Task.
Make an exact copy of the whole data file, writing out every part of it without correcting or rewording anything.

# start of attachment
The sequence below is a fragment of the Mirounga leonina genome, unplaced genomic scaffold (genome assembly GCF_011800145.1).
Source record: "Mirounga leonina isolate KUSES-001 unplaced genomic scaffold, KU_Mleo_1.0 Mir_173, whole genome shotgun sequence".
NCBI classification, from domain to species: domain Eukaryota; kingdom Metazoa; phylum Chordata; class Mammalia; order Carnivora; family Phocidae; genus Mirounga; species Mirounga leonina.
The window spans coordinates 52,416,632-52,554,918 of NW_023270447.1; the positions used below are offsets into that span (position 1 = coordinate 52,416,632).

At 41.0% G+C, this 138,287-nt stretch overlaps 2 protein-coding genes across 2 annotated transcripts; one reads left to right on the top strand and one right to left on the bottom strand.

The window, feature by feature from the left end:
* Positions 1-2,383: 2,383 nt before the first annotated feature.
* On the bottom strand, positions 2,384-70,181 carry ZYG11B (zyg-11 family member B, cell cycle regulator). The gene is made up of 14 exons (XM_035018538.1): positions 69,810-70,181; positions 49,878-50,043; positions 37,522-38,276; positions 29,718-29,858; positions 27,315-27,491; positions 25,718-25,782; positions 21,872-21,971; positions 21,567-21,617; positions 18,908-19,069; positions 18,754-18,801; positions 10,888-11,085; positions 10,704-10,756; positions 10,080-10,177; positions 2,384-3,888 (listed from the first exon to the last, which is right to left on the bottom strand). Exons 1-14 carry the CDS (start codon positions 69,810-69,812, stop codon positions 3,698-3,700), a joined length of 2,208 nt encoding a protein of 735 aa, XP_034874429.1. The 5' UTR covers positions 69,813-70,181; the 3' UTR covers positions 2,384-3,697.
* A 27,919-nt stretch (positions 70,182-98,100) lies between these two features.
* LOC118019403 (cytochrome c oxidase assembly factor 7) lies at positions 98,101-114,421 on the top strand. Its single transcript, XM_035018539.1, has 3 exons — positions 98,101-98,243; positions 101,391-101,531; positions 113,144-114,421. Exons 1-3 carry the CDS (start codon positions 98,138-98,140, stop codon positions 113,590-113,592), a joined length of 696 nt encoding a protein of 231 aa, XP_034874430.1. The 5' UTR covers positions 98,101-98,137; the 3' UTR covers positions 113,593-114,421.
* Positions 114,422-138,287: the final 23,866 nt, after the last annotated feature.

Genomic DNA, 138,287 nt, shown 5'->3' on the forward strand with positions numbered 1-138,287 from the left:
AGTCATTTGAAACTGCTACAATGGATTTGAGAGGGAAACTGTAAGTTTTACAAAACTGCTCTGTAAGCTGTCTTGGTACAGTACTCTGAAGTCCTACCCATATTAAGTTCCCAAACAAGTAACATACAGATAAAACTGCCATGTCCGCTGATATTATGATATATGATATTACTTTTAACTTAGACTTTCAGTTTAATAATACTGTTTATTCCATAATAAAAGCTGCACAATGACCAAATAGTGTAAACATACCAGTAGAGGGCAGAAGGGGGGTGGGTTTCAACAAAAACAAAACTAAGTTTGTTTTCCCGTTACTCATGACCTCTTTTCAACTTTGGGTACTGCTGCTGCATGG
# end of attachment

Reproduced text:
The sequence below is a fragment of the Mirounga leonina genome, unplaced genomic scaffold (genome assembly GCF_011800145.1).
Source record: "Mirounga leonina isolate KUSES-001 unplaced genomic scaffold, KU_Mleo_1.0 Mir_173, whole genome shotgun sequence".
NCBI classification, from domain to species: domain Eukaryota; kingdom Metazoa; phylum Chordata; class Mammalia; order Carnivora; family Phocidae; genus Mirounga; species Mirounga leonina.
The window spans coordinates 52,416,632-52,554,918 of NW_023270447.1; the positions used below are offsets into that span (position 1 = coordinate 52,416,632).

At 41.0% G+C, this 138,287-nt stretch overlaps 2 protein-coding genes across 2 annotated transcripts; one reads left to right on the top strand and one right to left on the bottom strand.

The window, feature by feature from the left end:
* Positions 1-2,383: 2,383 nt before the first annotated feature.
* On the bottom strand, positions 2,384-70,181 carry ZYG11B (zyg-11 family member B, cell cycle regulator). The gene is made up of 14 exons (XM_035018538.1): positions 69,810-70,181; positions 49,878-50,043; positions 37,522-38,276; positions 29,718-29,858; positions 27,315-27,491; positions 25,718-25,782; positions 21,872-21,971; positions 21,567-21,617; positions 18,908-19,069; positions 18,754-18,801; positions 10,888-11,085; positions 10,704-10,756; positions 10,080-10,177; positions 2,384-3,888 (listed from the first exon to the last, which is right to left on the bottom strand). Exons 1-14 carry the CDS (start codon positions 69,810-69,812, stop codon positions 3,698-3,700), a joined length of 2,208 nt encoding a protein of 735 aa, XP_034874429.1. The 5' UTR covers positions 69,813-70,181; the 3' UTR covers positions 2,384-3,697.
* A 27,919-nt stretch (positions 70,182-98,100) lies between these two features.
* LOC118019403 (cytochrome c oxidase assembly factor 7) lies at positions 98,101-114,421 on the top strand. Its single transcript, XM_035018539.1, has 3 exons — positions 98,101-98,243; positions 101,391-101,531; positions 113,144-114,421. Exons 1-3 carry the CDS (start codon positions 98,138-98,140, stop codon positions 113,590-113,592), a joined length of 696 nt encoding a protein of 231 aa, XP_034874430.1. The 5' UTR covers positions 98,101-98,137; the 3' UTR covers positions 113,593-114,421.
* Positions 114,422-138,287: the final 23,866 nt, after the last annotated feature.

Genomic DNA, 138,287 nt, shown 5'->3' on the forward strand with positions numbered 1-138,287 from the left:
AGTCATTTGAAACTGCTACAATGGATTTGAGAGGGAAACTGTAAGTTTTACAAAACTGCTCTGTAAGCTGTCTTGGTACAGTACTCTGAAGTCCTACCCATATTAAGTTCCCAAACAAGTAACATACAGATAAAACTGCCATGTCCGCTGATATTATGATATATGATATTACTTTTAACTTAGACTTTCAGTTTAATAATACTGTTTATTCCATAATAAAAGCTGCACAATGACCAAATAGTGTAAACATACCAGTAGAGGGCAGAAGGGGGGTGGGTTTCAACAAAAACAAAACTAAGTTTGTTTTCCCGTTACTCATGACCTCTTTTCAACTTTGGGTACTGCTGCTGCATGG